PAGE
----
Slack at 1 when I shorten the rope...

So far I’m extremely happy with the season. After a humbling experience skiing in FL this winter I’m back skiing at 34mph. I’m running -22, a half loop/training loop which amounts to -25, and -28. I’m running -22 and the half loop really smooth with a good gate, good tight line & good stack. But when I shorten it to -28 it takes me several passes to get a decent gate. I’m getting a ton of slack at 1 and I just can’t seem to get confident/comfortable with my turn into the gate. I’ve heard conflicting advice... Should I start the turn in earlier or later than -22? Should I get higher on the boat on the pull out? Is it just a matter of more reps? Anything else I’m missing? This is my second season skiing at 34mph so not a ton of experience here but I want to start running a smooth -28 and slack at 1 ball is killing me.


  • RazorRoss3RazorRoss3 Posts: 1,322 Mega Baller
    Be higher on the boat when you pull out

    It’s about being the right speed at the right time for the turn in
    Don’t “hit and glide” for the gate, you want to feel tension the entire way out, and you want light pressure in your hands during the glide. Everything will get better if you can consistently cut the gate from wide with a tight line. As for angle, if you aren’t creating excess load you’re fine. If you turn to hard and load your shoulders that will cause an “unload” as you go to 1 ball
  • AndreAndre Posts: 997 Crazy Baller
    edited June 2018
    Pulling too long,late edge change,rushing the turn...That sequence lead to slack line.
  • klindyklindy Posts: 2,145 Mega Baller
    @Andre is right. And it’s possible you’re turning for the gate from a narrow position. You’re likely feeling like you need to pull longer because the line is shorter (visual). Try skiing t like your half loop. Don’t be timid.
    Keith Lindemulder
    AWSA Vice President
  • MISkierMISkier Posts: 2,341 Mega Baller
    edited June 2018
    It's likely that you are skiing right at the ball. That can happen in a few ways, some of which are already mentioned.

    My best passes occur when I am at least even with the back of the motor box on the glide and not dropping back in toward the boat before turning in. Standing tall on the ski with the water breaking near the toes of my front foot is a key component. Turning in without turning on the tail and overloading is important. I turn in when the bow of the boat is about 4-5 feet before the gates (bow of boat is even with the gates for 22 off). I don't pull after the second wake. After the wake is the biggest part where it can go wrong. The edge change needs to be early, but the reach cannot be. Staying on the handle a bit longer after the edge change and feeding it out into the turn is better. If I change edge and reach at nearly the same time, I'm dead.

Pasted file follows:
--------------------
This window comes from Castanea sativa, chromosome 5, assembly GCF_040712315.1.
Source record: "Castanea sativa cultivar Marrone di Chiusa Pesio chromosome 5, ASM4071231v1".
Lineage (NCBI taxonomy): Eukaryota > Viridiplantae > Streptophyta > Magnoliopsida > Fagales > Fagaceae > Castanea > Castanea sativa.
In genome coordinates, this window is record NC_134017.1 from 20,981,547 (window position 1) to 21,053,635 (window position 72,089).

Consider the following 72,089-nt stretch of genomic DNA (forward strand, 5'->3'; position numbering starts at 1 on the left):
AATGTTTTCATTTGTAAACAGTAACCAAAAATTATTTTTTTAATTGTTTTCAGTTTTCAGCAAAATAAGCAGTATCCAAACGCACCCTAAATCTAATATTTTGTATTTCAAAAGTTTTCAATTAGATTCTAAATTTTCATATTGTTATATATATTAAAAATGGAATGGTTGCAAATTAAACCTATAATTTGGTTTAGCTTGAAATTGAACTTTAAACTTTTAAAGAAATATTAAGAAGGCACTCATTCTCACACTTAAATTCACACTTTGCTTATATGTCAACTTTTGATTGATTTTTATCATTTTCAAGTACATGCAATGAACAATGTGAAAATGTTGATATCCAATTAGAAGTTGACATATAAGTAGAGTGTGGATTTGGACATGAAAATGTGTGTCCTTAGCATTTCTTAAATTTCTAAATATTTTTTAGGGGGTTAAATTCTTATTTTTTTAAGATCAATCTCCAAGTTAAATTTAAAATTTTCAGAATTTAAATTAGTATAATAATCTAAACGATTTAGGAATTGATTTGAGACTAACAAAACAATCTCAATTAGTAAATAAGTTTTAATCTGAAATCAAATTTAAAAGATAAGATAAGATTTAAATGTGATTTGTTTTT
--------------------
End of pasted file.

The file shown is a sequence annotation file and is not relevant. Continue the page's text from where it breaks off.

It actually sounds like you are doing well. A few tweaks and you'll probably smooth it right out.

    Posting video would help. At least capturing some and looking at it yourself will show what you are doing versus what you think you are doing.
    The worst slalom equipment I own is between my ears.
  • dnewtondnewton Posts: 61 Baller
    I have the same struggle. As soon as I focus more on the timing and position of my pull out. I have much greater success.
  • Buoyhead69Buoyhead69 Posts: 73 Baller
    Thanks so much for good thoughts & advice. Skied this AM. Got feedback from a guy who’s a tournament skier & nationals qualifier- I’m “standing up at the ball” which others have told me, also. Late edge change, not keeping back arm pressure. So my next question if I may... I ski a lot of wing, 9 degrees. Would it make sense to take a little wing off? I know, just try it & see... but in theory is this a reasonable idea?
  • LeonLLeonL Posts: 2,264 Crazy Baller
    At 22-28 off why do choose that much wing angle? However different skiers, different skis, lots of things may dictate that. It's an easy change. Try less and see what you get.
    Leon Leonard Stillwater Lake KY - SR Driver SR Judge
  • Buoyhead69Buoyhead69 Posts: 73 Baller
    Thanks @LeonL, I use that much wing because when I bought my first “real slalom ski” a Quest45 the local guy I bought it from had it set up that way & basically I just got used to it. I got an ARC last year & tried 7 degrees of wing but the ski just felt too fast for me so I went back to 9. Now, however, my stack/body position has improved plus I have my ARC dialed in (bought some calipers, I have it set basically “short and deep”) so maybe 9 degrees keeps me too slow coming into the ball hence late edge change, “standing up at the ball” and too much slack. I’ll use 8 degrees tomorrow...
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